EconPapers    
Economics at your fingertips  
 

Near-Rational Exuberance

James Bullard, George Evans () and Seppo Honkapohja ()

Cambridge Working Papers in Economics from Faculty of Economics, University of Cambridge

Abstract: We study how the use of judgement or “add-factors” in macroeconomic forecasting may disturb the set of equilibrium outcomes when agents learn using recursive methods. We isolate conditions under which new phenomena, which we call exuberance equilibria, can exist in standard macroeconomic environments. Examples include a simple asset pricing model and the New Keynesian monetary policy framework. Inclusion of judgement in forecasts can lead to self-fulfilling fluctuations, but without the requirement that the underlying rational expectations equilibrium is locally indeterminate. We suggest ways in which policymakers might avoid unintended outcomes by adjusting policy to minimize the risk of exuberance equilibria. Key words: Learning, expectations, excess volatility, bounded rationality, monetary policy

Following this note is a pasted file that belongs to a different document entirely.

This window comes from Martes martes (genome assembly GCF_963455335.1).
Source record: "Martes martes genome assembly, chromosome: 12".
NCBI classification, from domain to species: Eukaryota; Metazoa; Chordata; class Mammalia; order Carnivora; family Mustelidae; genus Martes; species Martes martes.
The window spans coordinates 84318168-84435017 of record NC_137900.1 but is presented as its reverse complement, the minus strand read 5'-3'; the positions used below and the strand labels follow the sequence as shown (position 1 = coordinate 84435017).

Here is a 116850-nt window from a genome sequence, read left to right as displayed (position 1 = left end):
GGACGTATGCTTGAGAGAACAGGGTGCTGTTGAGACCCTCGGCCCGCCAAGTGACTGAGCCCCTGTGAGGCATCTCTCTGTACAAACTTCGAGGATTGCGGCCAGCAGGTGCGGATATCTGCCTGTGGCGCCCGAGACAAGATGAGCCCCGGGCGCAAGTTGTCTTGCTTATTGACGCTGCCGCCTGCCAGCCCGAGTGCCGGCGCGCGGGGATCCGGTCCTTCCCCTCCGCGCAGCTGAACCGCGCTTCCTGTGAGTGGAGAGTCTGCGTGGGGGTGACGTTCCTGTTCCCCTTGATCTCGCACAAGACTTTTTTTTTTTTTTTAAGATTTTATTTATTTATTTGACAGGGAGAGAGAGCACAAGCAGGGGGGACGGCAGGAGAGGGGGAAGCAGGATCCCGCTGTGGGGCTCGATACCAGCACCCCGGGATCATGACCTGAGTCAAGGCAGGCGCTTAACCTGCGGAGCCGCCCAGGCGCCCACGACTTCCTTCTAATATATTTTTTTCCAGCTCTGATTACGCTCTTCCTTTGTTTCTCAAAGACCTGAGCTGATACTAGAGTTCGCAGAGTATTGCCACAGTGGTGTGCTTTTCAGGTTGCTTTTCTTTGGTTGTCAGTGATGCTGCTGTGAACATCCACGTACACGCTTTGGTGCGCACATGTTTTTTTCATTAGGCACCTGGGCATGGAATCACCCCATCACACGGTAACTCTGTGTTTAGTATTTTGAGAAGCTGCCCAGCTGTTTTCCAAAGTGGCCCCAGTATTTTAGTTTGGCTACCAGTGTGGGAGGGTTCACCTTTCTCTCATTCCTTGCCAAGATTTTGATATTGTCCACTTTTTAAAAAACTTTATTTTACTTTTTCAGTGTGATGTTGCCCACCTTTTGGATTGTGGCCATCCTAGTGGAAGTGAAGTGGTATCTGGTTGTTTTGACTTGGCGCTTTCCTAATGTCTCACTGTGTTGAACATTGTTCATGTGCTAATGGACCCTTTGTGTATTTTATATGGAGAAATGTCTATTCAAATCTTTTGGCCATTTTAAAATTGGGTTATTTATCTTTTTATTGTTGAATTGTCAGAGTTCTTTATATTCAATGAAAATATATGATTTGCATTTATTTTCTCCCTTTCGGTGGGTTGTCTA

JEL-codes: E52 E61 (search for similar items in EconPapers)
New Economics Papers: this item is included in nep-dge, nep-for and nep-mac
Date: 2005-10
Note: Ma
References: View references in EconPapers View complete reference list from CitEc
Citations: View citations in EconPapers (4) Track citations by RSS feed

Downloads: (external link)
http://www.econ.cam.ac.uk/research-files/repec/cam/pdf/cwpe0546.pdf (application/pdf)

Related works:
Working Paper: Near-Rational Exuberance (2006) Downloads
Working Paper: Near-rational exuberance (2005) Downloads
Working Paper: Near-rational exuberance (2004) Downloads
Working Paper: Near-Rational Exuberance (2004)
This item may be available elsewhere in EconPapers: Search for items with the same title.

Export reference: BibTeX RIS (EndNote, ProCite, RefMan) HTML/Text

Persistent link: https://EconPapers.repec.org/RePEc:cam:camdae:0546

Access Statistics for this paper

More papers in Cambridge Working Papers in Economics from Faculty of Economics, University of Cambridge
Bibliographic data for series maintained by Jake Dyer ().

 
Page updated 2019-12-08
Handle: RePEc:cam:camdae:0546